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Good business news in the Amazon!

Responsible forest management has a great ally: certification. Simply put, certified wood originates from forest concessions where management is responsible and meets internationally recognised principles and criteria.
But while there are many benefits to being certified, getting there is not easy. WWF tries to reduce the barrier.

Undeniably, the end result of certification is worth striving for. Take Bolivia for example. There, the Forest Stewardship Council (FSC) certification process - the only credible system to ensure environmentally responsible, socially beneficial and economically viable management of forests - has improved labour conditions of forestry workers in terms of level of income, safety, hygiene and health, as well as access to opportunities to strengthen their capacities.

Indirectly, certification has also helped improve relationships between forestry companies and local populations with employment opportunities. Bolivia has certified more than two million hectares of its forests.

Timber products derived from these forests are mainly exported to the United States and United Kingdom, as well as to other countries, including Chile and Indonesia.
The symbol of the FSC is spay-painted onto stacks of processed timber. Brazil 
© WWF / Edward PARKER
The symbol of the FSC is spay-painted onto stacks of processed timber. Brazil
© WWF / Edward PARKER

What WWF does…

Providing technical assistance
Certification is a long-term endeavour involving strict criteria, and meeting these is by no means easy. WWF helps companies and communities navigate the process.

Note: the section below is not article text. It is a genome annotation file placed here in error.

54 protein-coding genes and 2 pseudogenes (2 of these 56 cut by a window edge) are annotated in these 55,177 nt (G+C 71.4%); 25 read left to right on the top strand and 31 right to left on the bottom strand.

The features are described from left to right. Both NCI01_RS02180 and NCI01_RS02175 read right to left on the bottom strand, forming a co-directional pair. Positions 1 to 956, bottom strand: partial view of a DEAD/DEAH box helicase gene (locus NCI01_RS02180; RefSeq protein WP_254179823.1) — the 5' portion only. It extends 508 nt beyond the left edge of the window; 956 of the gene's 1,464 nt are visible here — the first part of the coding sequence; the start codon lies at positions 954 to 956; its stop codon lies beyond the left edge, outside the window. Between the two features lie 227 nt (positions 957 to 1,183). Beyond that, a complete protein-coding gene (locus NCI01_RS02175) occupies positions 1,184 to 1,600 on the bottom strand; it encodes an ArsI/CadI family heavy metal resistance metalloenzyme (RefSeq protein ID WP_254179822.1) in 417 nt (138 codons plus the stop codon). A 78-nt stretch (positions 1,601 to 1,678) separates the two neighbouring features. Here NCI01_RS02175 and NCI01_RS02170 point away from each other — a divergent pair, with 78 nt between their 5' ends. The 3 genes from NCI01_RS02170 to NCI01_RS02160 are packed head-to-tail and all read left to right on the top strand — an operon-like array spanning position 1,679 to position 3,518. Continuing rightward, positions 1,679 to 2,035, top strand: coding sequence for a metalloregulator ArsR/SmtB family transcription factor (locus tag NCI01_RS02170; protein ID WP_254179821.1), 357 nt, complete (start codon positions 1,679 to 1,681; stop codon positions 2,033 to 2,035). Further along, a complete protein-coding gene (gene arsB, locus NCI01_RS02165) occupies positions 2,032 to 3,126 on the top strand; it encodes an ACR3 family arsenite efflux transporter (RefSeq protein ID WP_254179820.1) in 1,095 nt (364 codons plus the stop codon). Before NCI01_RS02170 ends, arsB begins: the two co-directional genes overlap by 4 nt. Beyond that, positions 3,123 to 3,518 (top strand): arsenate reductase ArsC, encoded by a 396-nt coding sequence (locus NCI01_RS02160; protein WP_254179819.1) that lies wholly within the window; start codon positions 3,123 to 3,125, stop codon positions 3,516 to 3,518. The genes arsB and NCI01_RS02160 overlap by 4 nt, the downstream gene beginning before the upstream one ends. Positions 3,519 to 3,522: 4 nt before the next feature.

For example, WWF-Peru and the Association for Integral Development (AIDER) are collaborating to promote certification and ensure the proper implementation of sustainable forest management practices amongst indigenous communities in Ucayali, a state in Peru.

With tens of thousands of hectares already certified in the state of Ucyali for the Shipibo - Conibo indigenous peoples, the emphasis is now to expand and maintain the certified area.

Pushing the process along
WWF-Peru has provided technical assistance during the pre-evaluation and evaluation process of certification for enterprises, which have gone on to successfully pass the evaluation conducted by an independent certifying organization.

In Bolivia, WWF supports the FSC working group by promoting responsible forest management and certification at a national level. It is also implementing a special fund to provide resources for:
  • the training of Bolivian communal forest holders in responsible forest management and certification issues
  • the development and marketing of certified forest products from community-based forestry projects.

Promoting markets for certified wood
It's one thing to certify timber and another to get it to the markets. This is why WWF is also raising awareness of the growing availability of certified wood products.